The other day I had a dream. I jumped off something very, very high up in the sky. Maybe a cloud. Maybe even heavens. I jumped off right into an unimaginably deep, steep free fall. Without parachute, yet totally fearless. I just knew nothing could happen to me. But then, suddenly, out of nowhere, doubt crept it.
It was the strangest thing. I was flying in mid air, without any care, when this thought suddenly hit me: How can I be so sure that I would be safe? Still flying I contemplated the unpleasant prospect of crushing into the ground. I wasn’t actually scared. It was more like a silent contemplation: What if I’m not so safe after all?
It’s in this brief moment that I opened the door to fear. And then I was scared for myself.
However, I still don’t know how I did it, but I somehow managed to catch myself, not physically but mentally. I suddenly remembered that when I originally jumped off there had been no doubt whatsoever. I simply knew: Nothing could hurt me. I must have had access to a different kind of knowledge then. And I trusted it.
The moment I remembered this, I was back on track. I was back trusting the trust I had briefly given up on. What resulted was an extremely empowering, invigorating feeling. I suddenly felt full of energy, confidence and huge excitement, resuming my fearless drop into the unknown.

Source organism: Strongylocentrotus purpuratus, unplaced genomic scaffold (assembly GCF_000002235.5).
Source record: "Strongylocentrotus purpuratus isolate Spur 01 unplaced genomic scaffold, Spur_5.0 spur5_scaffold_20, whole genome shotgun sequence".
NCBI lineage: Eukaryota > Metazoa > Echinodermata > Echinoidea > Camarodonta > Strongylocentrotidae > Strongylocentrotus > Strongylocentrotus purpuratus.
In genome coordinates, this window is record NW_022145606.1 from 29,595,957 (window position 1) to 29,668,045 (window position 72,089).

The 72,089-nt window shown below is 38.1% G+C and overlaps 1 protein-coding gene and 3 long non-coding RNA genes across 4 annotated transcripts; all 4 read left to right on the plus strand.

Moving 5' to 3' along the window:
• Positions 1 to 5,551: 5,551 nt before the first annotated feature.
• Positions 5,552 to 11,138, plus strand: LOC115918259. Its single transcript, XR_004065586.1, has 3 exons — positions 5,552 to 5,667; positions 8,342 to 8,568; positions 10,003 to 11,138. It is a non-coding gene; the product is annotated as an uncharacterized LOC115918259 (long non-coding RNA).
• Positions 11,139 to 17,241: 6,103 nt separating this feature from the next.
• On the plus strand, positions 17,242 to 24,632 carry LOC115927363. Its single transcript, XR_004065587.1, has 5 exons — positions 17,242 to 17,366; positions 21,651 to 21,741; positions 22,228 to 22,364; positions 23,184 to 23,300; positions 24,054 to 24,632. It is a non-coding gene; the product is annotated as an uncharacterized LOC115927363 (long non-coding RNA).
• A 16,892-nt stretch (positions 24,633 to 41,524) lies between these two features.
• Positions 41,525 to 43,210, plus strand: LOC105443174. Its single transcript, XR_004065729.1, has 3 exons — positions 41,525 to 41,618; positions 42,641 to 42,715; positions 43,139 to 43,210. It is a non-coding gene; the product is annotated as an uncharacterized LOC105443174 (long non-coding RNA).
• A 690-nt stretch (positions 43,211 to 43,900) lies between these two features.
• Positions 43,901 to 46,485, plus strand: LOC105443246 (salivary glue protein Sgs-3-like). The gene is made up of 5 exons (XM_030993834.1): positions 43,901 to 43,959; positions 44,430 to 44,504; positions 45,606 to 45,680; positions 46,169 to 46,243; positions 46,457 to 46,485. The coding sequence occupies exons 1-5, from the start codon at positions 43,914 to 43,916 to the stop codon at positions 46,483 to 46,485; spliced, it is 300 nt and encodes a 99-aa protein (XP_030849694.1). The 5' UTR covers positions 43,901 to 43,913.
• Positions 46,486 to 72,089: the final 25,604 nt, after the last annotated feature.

And more than that: I let out a huge battle cry, a triumphant whoop of joy, a belly-deep yelp of delight. Like the involuntary cry-laughter that just slips out of your mouth when you go up on a roller coaster and then plunge right back deep down and then right back up into a swirling loop. Knowing that you’re buckled in safely and can just enjoy the ride.
As I fell, whooping and yelling, I saw the lower clouds come closer, then punctured their soft blanket, sliding right through it. Then I saw a big wall appear to my left and one to my right, first far away from each other, then moving closer together. Until they finally formed a sort of apartment block into which I slowly descended.
And there I was, softly landing at its bottom. Right in the basement.
I saw men, workers, rearrange stuff. Like in the machine room of a ship. They were moving furniture or machines around, busying themselves with work I didn’t understand. Work I felt I didn’t need to understand, as they seemed to know what they were doing.
So I just briefly peaked inside a room or two. And then left to let them do their job.
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